“And if they reallocate the quota they’ll earn that money back the same year they paid it. Or if you decided not to fish as a conservation measure, then you’re getting it back in better quotas in following years.”

The fishermen’s cooperation

Several meetings were held in Petty Harbour before the crab season started this year, discussing the realty of the quotas and how the average age for fishermen in the area is in the mid-50s or higher.

NAFO Fishing Boundaries

Best presented the new rationalization concept at these meetings, and got the impression fishermen liked the idea. But he’s quick to state, “the only thing is, when you go to sell it officially, there’s a dollar tag associated with it.”

The 200 inshore crab license holders need to buy into the idea in order to make it work within the fleet. And Best is well aware they’re not going to sell [the idea] unless they push the positive aspects of it and what people are going to get out of it at the end of the day.

“We’re suggesting one third of the license holders in area 6C would still remain after ten years and that would be a cap number of license holders. Unless things got better and you could add more people,” he says.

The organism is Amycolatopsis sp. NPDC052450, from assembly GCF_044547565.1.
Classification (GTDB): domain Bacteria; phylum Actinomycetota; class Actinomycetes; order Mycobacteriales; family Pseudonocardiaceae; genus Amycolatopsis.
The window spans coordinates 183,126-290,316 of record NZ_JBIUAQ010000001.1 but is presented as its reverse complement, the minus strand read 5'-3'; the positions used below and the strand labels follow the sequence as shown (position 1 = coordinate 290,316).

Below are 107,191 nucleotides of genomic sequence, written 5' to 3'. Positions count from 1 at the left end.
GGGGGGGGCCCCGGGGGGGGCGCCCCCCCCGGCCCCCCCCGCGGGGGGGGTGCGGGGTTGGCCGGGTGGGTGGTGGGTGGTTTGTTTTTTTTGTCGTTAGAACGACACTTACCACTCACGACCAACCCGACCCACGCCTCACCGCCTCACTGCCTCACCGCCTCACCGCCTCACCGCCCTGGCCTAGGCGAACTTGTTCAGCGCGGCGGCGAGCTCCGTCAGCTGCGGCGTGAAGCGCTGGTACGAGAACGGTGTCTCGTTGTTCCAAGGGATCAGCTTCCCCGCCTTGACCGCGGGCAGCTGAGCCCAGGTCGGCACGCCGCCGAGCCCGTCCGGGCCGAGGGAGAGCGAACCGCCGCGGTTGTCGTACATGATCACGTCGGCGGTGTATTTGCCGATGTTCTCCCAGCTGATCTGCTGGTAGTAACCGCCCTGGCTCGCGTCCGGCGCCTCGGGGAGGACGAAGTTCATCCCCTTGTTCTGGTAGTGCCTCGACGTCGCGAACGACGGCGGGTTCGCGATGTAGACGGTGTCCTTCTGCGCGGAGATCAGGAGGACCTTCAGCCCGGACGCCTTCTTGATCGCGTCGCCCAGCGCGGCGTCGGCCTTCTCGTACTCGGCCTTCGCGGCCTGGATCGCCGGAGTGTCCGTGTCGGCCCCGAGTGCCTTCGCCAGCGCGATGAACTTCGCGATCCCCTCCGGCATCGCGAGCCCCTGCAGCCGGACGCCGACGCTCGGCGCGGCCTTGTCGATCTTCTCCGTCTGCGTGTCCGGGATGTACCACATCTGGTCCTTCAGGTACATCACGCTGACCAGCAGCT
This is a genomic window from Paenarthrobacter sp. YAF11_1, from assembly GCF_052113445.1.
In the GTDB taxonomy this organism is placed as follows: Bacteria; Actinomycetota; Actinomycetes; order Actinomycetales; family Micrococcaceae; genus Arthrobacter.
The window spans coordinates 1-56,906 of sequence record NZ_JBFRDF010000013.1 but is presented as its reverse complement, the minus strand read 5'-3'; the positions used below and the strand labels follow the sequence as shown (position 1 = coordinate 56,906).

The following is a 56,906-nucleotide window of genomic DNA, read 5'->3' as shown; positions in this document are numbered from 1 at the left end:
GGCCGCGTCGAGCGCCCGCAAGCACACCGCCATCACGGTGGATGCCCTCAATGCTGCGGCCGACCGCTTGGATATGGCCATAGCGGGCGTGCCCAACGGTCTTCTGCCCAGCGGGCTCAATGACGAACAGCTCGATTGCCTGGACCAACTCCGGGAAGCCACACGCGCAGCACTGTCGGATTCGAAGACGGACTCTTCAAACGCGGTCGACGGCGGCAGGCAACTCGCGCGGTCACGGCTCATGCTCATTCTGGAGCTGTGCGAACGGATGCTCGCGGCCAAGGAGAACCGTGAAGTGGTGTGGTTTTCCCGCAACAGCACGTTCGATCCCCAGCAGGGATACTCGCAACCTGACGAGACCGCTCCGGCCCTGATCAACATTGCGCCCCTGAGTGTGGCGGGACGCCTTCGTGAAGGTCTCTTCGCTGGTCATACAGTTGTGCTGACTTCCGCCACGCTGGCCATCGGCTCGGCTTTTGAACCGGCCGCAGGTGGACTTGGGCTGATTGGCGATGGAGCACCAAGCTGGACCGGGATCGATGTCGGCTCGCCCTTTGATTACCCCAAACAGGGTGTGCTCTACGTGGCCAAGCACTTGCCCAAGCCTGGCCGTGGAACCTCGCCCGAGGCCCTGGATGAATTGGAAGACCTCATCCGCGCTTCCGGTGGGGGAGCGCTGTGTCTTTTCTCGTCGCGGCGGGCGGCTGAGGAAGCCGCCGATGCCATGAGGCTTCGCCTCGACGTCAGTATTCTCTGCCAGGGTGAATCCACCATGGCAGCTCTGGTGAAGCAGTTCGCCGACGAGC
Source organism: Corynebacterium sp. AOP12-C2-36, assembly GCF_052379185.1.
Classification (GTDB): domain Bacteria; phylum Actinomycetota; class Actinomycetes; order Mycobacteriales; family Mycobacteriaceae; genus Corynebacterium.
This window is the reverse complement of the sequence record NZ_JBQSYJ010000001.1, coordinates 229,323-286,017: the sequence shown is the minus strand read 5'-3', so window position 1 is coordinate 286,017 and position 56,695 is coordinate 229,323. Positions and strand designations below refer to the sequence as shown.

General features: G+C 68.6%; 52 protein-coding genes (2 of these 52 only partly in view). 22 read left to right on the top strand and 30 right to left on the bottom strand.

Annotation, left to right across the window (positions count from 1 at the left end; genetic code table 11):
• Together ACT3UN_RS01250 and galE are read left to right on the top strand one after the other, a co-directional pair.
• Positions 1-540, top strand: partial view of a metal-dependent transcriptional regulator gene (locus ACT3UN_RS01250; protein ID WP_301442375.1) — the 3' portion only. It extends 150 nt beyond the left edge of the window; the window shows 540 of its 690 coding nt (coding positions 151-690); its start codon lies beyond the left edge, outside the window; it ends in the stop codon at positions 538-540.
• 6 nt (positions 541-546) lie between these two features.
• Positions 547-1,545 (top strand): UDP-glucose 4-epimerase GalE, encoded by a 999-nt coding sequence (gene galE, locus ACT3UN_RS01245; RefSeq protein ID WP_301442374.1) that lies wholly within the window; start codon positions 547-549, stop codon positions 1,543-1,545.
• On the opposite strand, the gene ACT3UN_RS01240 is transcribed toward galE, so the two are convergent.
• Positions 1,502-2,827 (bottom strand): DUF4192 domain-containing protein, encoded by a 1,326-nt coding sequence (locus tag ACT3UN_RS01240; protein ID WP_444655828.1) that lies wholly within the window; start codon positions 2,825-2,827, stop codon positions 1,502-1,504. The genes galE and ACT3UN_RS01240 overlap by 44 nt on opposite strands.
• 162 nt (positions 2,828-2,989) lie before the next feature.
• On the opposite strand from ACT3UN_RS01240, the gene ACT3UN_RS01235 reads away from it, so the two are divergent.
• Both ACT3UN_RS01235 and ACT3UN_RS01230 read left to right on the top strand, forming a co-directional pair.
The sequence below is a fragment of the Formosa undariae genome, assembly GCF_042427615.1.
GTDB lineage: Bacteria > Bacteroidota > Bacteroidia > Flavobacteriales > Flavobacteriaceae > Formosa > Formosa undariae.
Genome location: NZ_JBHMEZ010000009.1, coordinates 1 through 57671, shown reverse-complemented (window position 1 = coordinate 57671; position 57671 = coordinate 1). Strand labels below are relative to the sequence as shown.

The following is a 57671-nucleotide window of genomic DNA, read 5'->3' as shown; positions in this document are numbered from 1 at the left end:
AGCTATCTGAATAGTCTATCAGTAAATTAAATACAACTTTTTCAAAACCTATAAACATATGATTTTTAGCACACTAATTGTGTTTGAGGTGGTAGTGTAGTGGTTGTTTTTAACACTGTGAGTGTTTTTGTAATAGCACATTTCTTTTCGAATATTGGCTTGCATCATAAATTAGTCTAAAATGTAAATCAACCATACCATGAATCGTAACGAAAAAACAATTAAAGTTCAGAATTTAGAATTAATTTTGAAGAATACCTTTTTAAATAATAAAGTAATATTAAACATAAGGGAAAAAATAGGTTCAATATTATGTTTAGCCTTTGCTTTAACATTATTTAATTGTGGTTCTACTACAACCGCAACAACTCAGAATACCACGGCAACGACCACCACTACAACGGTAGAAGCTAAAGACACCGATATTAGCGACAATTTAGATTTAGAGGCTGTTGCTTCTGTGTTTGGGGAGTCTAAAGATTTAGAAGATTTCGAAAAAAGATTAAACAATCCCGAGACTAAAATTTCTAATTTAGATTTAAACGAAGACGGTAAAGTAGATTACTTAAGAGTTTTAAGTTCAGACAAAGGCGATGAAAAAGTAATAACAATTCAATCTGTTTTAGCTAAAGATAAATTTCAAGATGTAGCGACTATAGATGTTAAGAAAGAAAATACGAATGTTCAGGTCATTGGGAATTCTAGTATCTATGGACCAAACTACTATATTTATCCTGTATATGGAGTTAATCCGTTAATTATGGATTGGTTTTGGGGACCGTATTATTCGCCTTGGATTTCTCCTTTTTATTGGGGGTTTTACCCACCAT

“It’s to make things better for those who are left in and to make things better for those who might want to get involved in the fishery.”

Putting it to Politicians

During the month of April the crab committee shared their plan with politicians running in the federal election.

“Every one of them liked the concept,” Best claims. “Some of them didn’t get elected, some did.”

They haven’t officially met with anyone since.

“We’re giving the politicians who just got elected, time to get settled in. They have promised that they will make this a priority item as soon as they get settled in to their new roles.”

“We’re giving the politicians who just got elected, time to get settled in. They have promised that they will make this a priority item as soon as they get settled in to their new roles.”

Best says the provincial Minister of Fisheries has a copy of the proposal as well, but they haven’t yet received a response from him.

If this idea is given a chance, Best is optimistic the entire industry could grab onto it. But either way, they’re thinking forward, and taking pride in that fact alone.

“We don’t wait for people to do things for us around here. We usually take the initiative to go forward long before others have thought on concepts and ideas.”

They’re all small boat crab fishermen who work the same way on the water, and for that reason, it may be easier for Petty Harbour to introduce change than for places with more complex fisheries.

Still, Best would like to believe their aggression is due in part to their nature. And even though it’s small, change has got to start somewhere.